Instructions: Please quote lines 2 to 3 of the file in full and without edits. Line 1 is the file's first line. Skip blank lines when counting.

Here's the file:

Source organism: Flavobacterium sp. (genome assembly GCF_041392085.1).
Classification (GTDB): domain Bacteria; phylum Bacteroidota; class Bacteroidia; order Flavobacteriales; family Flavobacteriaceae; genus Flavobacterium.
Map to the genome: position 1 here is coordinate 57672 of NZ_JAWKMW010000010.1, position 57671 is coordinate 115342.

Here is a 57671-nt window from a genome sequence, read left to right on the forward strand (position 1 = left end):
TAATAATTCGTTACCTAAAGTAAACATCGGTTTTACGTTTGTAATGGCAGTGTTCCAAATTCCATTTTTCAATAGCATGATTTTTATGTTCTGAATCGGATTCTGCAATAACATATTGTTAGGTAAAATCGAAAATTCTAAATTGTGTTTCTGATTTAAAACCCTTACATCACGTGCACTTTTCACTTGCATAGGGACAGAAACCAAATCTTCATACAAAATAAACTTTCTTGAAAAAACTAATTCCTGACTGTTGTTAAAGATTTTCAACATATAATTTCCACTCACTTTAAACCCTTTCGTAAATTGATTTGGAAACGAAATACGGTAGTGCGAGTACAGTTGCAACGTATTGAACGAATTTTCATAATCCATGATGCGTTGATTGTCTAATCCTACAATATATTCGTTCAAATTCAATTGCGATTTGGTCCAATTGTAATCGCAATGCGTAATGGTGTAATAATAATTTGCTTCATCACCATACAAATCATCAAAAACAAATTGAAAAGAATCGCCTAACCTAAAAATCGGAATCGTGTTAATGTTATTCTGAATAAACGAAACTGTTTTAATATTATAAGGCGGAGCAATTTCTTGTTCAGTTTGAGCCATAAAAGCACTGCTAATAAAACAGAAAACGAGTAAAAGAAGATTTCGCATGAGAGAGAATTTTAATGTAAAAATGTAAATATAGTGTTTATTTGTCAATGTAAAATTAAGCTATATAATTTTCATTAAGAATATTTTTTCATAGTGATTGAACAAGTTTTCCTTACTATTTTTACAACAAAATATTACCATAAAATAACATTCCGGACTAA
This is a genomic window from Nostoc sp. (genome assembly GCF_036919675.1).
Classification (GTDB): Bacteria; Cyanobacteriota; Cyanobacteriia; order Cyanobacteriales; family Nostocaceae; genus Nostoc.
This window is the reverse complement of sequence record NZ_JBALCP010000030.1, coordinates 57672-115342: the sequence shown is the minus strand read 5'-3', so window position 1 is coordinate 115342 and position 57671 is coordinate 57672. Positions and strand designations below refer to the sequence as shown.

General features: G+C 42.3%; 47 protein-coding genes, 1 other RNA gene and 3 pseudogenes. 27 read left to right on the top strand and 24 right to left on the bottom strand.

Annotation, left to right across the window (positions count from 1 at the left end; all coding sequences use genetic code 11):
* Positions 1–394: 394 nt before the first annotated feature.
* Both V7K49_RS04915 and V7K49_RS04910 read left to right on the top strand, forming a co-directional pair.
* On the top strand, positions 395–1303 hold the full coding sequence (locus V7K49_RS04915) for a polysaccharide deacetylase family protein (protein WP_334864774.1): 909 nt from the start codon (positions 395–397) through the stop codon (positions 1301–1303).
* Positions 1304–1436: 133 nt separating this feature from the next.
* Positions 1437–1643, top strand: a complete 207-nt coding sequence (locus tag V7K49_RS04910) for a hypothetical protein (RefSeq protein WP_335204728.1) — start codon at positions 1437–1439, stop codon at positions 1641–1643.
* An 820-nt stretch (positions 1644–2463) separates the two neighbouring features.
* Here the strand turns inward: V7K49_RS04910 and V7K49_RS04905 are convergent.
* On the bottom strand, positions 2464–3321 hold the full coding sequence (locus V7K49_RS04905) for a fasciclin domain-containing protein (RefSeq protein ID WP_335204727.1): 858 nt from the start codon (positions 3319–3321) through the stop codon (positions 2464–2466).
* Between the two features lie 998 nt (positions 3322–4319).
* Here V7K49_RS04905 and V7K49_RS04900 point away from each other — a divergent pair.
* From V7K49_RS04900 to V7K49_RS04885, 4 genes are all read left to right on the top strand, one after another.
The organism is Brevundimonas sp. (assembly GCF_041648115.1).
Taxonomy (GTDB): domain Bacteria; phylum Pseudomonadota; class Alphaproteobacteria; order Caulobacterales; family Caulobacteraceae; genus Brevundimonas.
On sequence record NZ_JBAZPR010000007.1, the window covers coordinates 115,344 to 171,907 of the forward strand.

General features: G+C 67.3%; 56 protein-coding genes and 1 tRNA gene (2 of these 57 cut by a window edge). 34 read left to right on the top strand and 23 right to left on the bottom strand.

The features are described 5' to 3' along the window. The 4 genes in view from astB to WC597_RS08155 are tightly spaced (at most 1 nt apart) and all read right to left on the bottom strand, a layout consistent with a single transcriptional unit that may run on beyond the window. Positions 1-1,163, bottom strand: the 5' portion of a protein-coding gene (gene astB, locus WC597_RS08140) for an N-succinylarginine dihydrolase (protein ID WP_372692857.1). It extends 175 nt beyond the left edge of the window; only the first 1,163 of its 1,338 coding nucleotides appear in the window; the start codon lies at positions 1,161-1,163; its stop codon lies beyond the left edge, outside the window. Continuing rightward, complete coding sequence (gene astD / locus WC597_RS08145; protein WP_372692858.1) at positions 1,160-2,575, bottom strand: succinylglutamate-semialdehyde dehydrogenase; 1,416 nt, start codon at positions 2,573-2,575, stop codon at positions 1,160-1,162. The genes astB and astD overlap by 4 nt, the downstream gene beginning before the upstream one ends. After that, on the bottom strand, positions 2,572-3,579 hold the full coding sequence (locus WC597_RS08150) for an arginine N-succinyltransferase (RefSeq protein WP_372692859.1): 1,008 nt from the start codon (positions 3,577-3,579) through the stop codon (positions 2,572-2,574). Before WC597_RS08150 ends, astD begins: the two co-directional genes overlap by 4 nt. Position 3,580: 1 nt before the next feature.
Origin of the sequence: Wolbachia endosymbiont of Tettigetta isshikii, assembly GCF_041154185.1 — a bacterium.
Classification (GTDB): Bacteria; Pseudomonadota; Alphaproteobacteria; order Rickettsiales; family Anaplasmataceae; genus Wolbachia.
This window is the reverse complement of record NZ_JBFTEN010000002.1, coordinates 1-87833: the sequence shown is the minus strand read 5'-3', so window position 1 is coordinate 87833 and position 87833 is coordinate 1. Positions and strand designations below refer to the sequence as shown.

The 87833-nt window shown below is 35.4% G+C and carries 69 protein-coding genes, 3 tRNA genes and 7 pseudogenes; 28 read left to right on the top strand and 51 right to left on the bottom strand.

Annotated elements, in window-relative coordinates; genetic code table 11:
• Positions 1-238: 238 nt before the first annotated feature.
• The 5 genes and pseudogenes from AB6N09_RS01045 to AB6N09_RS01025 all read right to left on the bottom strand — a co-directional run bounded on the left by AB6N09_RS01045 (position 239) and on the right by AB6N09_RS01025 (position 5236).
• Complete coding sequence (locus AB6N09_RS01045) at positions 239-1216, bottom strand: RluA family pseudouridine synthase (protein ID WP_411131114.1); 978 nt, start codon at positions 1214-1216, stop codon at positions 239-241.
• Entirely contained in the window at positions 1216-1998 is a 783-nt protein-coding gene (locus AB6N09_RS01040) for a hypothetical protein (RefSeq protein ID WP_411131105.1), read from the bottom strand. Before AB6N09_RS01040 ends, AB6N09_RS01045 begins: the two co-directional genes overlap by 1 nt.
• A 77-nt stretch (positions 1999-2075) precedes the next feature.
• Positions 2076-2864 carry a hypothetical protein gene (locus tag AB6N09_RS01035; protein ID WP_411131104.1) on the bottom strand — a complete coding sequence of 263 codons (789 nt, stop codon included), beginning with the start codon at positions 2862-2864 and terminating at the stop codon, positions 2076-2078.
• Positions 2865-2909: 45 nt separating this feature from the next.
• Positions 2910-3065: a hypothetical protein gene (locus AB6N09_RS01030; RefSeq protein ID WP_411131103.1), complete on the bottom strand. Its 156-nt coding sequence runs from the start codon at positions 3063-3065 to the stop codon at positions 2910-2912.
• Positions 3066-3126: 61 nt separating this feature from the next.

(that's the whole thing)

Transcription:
Classification (GTDB): domain Bacteria; phylum Bacteroidota; class Bacteroidia; order Flavobacteriales; family Flavobacteriaceae; genus Flavobacterium.
Map to the genome: position 1 here is coordinate 57672 of NZ_JAWKMW010000010.1, position 57671 is coordinate 115342.